After studying this article recently (Cookie Absent), I started using the ELECTRODE package provided in the latest version of lammps released this year. Thanks to the selfless developers for the excellent MD simulation program.
After initial study and use, I have the following doubts:
- What is the difference between the left and right electrode groups in the fix electrode/conp command, i.e. how to correctly apply the potential to the positive and negative electrodes? I used the following command to achieve this, the electrodes group contains both positive and negative electrodes, is this correct? Do I need two fix electrode/conp commands to apply a fixed potential to the positive and negative electrodes.
fix fxconp electrodes electrode/conp 1.0 1.805 symm on
- In the above command, if ffield on is used, does it mean that the FF method sets the correct Ez=-Δψ/Lz?
- fix electrode/thermo method was used in the beginning for NVT_CPM simulation in AIMD, so what does he do in CMD?
Finally, is it possible to have a more detailed tutorial on the use of electrode? (The manual on the official website is a bit sketchy and difficult to understand)
Hi there! I’m glad you think this package will be useful.
You will find it helpful to look at the scripts in the examples/PACKAGES/electrode folder.
Usually we expect that users will impose a potential difference between two electrodes. You would then provide them as two separate groups to the
fix electrode command using the
couple keyword. So for example,
fix fxconp electrode1 electrode/conp 1.0 1.805 couple electrode2 0.0 symm on
will set electrode1 to have a potential that is 1.0 volts higher than electrode2. If the electrode groups are being kept overall neutral (i.e. the charge on one group is always exactly negative of the charge of the other group, with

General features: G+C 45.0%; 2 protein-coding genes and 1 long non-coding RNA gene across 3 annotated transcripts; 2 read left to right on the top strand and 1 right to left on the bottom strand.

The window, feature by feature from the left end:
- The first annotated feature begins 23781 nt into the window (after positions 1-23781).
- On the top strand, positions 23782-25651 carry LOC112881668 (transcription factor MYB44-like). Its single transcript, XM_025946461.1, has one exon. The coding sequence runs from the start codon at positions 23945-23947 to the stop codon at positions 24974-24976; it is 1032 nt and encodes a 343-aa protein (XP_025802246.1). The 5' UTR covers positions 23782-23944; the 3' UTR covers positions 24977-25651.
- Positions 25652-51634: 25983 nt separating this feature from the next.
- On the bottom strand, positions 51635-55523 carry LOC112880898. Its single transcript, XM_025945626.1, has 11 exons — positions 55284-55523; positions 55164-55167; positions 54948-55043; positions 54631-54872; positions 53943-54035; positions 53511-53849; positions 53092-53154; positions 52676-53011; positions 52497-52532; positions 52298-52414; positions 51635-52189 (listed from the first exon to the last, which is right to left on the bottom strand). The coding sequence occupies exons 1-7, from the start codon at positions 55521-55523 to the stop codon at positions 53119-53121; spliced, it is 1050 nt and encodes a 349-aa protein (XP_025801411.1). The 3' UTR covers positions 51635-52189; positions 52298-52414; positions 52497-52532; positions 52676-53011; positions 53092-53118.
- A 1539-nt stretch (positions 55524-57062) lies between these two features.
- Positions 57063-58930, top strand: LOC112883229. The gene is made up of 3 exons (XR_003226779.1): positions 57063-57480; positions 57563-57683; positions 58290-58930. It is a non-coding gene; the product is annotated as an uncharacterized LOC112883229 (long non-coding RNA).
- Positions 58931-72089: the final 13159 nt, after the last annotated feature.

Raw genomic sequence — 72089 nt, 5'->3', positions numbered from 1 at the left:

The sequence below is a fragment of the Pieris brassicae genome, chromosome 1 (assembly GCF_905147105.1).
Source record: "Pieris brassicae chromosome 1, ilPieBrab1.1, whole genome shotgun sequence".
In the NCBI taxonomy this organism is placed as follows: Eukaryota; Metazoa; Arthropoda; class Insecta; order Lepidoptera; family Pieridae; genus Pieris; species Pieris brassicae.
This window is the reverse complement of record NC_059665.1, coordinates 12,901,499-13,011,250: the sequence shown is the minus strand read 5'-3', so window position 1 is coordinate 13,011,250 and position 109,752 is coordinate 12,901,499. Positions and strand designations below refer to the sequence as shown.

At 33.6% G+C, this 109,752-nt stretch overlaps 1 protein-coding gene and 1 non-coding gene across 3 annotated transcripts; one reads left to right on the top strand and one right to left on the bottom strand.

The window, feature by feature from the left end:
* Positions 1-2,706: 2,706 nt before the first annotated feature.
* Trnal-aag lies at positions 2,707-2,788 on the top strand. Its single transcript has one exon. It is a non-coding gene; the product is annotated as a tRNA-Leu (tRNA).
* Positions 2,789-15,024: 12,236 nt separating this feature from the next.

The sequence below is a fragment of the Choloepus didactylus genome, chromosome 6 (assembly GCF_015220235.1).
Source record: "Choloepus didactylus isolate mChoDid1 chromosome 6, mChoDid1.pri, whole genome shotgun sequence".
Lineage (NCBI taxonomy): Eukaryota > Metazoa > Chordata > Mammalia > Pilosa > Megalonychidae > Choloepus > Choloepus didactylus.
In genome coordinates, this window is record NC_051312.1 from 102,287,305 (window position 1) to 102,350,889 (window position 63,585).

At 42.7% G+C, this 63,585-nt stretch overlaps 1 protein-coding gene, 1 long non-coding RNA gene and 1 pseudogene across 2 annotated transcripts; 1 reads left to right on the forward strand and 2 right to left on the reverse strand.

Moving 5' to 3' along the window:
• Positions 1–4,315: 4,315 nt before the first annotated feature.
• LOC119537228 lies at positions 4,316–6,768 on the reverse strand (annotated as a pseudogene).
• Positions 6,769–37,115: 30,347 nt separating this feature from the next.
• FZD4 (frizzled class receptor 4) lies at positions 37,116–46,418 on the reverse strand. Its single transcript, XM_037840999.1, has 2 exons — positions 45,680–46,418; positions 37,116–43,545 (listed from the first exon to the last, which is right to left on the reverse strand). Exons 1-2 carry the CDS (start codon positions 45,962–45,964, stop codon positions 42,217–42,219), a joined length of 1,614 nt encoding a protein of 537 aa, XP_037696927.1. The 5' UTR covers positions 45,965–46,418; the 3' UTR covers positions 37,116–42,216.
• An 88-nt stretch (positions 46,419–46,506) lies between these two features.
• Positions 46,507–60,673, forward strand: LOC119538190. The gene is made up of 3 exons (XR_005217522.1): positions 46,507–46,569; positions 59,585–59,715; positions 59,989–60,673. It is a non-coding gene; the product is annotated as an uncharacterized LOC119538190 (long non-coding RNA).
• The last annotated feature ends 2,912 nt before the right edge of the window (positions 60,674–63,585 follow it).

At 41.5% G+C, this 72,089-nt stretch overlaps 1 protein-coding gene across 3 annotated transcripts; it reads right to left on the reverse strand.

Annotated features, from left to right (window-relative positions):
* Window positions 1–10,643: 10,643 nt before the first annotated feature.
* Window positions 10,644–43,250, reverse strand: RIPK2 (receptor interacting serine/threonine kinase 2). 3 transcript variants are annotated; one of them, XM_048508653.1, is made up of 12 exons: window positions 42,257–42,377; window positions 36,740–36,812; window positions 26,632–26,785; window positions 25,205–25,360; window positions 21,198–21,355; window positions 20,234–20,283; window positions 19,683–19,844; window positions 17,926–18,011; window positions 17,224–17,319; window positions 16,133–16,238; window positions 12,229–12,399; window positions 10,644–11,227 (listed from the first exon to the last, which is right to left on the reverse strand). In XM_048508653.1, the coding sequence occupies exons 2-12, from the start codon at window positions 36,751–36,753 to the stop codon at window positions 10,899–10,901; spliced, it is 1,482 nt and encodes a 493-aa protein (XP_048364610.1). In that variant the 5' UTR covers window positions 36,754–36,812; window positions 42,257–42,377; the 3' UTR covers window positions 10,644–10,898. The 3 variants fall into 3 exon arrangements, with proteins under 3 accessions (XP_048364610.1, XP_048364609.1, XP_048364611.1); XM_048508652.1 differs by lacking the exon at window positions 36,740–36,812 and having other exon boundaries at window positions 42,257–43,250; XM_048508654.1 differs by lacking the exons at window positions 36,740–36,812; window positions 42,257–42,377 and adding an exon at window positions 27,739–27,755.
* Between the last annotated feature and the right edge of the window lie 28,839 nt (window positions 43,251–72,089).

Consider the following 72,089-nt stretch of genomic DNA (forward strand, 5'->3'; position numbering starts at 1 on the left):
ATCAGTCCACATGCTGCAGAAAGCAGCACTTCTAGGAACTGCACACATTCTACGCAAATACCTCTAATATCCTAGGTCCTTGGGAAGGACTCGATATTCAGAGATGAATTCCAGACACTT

symm on) then the absolute potentials of the electrodes are not physically controllable, only their potential difference.
ffield on should be “transparent” – that is, the relevant electric field and change in potential will be applied by
fix electrode itself and you shouldn’t impose an additional external
fix efield command (you will get a warning if you try to).
fix electrode/thermo uses the equations in Deissenbeck et al to determine the instantaneous total electrode charges and voltages, and then distributes and updates the charge across the electrode following the usual constant potential procedure.
Thanks for your feedback on the documentation! Let us know how it can be made clearer.
Thanks again to you and your team for the excellent program for simulating electrochemical interfaces.
After your patient and detailed instruction, I think I have a better understanding of CPM usage.
Here, I have one more doubt or request, whether this program can be used for different shapes of electrodes (not only flat plates), such as MOF, COF, etc.
In addition, for ELECTRODE package, is it possible to create a separate communication site (similar to the issue of github), I think this for the use, learning, new feature requests and the development of ELECTRODE package has a certain positive effect, because currently there is a little less information on the Internet. A little advice, please forgive me!
Thanks again for your guidance! And I hope ELECTRODE grows better and better!
There have been successful studies of nanoporous electrodes with the constant potential methodology, such as by Jesse McDaniel’s group (using a different software). Those have been limited to CDCs and graphene-like structures.
The problem for MOFs specifically is that where there are heteroatomic materials, the different atoms would have different partial charges even at equilibrium. Mathieu Salanne and his group have recently published a study where they used different electronegativities to simulate an MoS2 electrode. But this is an area where cross checking between constant potential MD and DFT is very desperately needed. The ELECTRODE package does not have these capabilities yet and this is because (for me at least) I don’t feel confident putting a technique like that out into the LAMMPS ecosystem without confidence that it is theoretically justified.
I think we can continue having ELECTRODE discussions in the usual places. I.e. general questions can be posted here, and bugs and feature requests can be posted on the LAMMPS GitHub.
Thanks for your reply, I’ve understood! Thank you for your help!